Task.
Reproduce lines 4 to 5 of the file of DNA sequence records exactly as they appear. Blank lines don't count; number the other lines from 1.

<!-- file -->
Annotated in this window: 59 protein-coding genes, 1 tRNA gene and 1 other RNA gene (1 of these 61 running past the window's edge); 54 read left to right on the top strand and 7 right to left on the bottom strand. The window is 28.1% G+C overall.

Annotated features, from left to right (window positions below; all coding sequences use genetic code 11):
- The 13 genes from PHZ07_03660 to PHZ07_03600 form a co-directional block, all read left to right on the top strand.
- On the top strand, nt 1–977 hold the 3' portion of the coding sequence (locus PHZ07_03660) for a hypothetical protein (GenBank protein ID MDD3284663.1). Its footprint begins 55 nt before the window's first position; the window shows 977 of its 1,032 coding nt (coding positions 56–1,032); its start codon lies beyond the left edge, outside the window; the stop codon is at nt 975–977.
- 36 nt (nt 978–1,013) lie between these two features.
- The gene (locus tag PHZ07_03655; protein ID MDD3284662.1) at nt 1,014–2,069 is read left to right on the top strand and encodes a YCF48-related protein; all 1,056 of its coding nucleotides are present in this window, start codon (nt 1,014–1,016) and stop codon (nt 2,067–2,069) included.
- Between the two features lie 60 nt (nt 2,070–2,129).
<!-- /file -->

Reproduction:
- On the top strand, nt 1–977 hold the 3' portion of the coding sequence (locus PHZ07_03660) for a hypothetical protein (GenBank protein ID MDD3284663.1). Its footprint begins 55 nt before the window's first position; the window shows 977 of its 1,032 coding nt (coding positions 56–1,032); its start codon lies beyond the left edge, outside the window; the stop codon is at nt 975–977.
- 36 nt (nt 978–1,013) lie between these two features.